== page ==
Another red flag for severe cracking is if the cracks appear to line up with each other, as if they are continuing from the stucco down into the foundation, basement, or slab below. This is a clear sign that the problem is much more significant and requires immediate attention.

If the cracks in a stucco wall are accompanied by a powdery white substance called efflorescence, then it is definitely time to call a professional. Efflorescence is caused by soluble salts in water that migrate to the outside of a stucco wall and evaporate as it dries. This is a sign of moisture intrusion that should be addressed immediately before it becomes a major structural issue.

Wide cracks and those that are raked, which are shaped like a parallelogram rather than a 90-degree right angle, are also signs of serious concerns. Racking can be caused by seismic shifts or by expansive soils that cause the house to settle or heave. In such cases, it is important to have the underlying issues resolved before doing any stucco repairs.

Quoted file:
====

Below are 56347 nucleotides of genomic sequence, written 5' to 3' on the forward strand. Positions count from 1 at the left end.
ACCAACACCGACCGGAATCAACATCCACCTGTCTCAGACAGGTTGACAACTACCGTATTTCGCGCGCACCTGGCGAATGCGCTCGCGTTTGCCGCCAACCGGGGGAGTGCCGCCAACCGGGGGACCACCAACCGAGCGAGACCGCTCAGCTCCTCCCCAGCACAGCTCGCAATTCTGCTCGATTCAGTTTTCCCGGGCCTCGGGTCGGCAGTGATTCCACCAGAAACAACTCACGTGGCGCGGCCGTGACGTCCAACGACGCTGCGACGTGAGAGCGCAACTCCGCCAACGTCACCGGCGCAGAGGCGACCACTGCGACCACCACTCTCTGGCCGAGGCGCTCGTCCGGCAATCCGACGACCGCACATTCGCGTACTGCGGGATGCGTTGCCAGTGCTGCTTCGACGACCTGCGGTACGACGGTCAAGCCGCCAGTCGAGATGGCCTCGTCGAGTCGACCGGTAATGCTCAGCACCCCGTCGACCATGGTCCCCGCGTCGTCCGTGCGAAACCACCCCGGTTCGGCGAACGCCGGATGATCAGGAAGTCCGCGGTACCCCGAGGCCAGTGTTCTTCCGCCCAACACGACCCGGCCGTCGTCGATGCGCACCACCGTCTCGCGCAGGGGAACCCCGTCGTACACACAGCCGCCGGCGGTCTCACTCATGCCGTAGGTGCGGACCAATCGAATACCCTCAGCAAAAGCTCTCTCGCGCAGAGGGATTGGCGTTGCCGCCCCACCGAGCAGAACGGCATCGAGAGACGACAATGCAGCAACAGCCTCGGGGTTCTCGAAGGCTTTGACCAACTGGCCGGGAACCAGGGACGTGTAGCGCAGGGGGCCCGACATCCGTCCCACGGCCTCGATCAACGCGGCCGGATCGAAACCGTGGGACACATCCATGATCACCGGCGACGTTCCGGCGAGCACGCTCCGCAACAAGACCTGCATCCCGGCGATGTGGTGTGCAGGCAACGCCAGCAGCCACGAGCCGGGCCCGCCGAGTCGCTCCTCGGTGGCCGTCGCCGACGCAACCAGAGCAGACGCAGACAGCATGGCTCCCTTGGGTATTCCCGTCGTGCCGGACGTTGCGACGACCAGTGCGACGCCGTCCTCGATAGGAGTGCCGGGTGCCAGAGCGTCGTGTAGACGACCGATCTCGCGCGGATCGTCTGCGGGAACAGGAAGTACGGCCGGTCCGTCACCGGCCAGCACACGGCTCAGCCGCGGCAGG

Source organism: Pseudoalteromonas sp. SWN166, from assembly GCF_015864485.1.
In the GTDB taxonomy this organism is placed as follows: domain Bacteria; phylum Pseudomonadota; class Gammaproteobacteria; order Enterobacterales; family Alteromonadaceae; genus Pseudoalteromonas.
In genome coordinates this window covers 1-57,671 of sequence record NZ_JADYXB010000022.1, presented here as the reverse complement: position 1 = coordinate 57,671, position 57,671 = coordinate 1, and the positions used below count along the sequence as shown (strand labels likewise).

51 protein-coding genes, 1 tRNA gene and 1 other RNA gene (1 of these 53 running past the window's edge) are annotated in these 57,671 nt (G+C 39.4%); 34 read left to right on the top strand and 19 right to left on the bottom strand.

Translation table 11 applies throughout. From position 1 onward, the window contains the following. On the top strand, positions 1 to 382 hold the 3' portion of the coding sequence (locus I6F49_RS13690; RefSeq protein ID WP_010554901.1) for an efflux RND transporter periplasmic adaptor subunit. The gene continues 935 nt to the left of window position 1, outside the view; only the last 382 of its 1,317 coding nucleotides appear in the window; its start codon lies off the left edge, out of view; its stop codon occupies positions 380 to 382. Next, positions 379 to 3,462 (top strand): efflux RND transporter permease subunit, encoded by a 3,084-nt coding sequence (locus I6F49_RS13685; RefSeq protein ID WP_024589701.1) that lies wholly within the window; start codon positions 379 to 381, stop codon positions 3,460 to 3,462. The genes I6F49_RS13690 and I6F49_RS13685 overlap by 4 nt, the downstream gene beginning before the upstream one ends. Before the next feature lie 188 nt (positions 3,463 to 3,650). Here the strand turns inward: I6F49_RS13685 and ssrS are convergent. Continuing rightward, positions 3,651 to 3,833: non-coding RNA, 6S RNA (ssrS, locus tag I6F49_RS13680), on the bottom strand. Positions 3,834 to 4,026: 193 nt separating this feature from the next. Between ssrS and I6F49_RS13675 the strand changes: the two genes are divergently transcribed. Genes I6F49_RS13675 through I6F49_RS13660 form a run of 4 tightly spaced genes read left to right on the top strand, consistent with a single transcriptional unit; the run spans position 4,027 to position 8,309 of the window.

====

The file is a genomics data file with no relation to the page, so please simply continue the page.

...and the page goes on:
Stucco is an excellent choice for exterior building materials because it is durable, attractive, and requires little maintenance other than keeping it clean. It is a versatile material that can be applied with many texturing effects to achieve the desired look, and it also offers natural fire resistance. However, it is important to check all building substrates and coatings for damage on a regular basis, as even the most resilient materials can be compromised by environmental factors.

time to remediate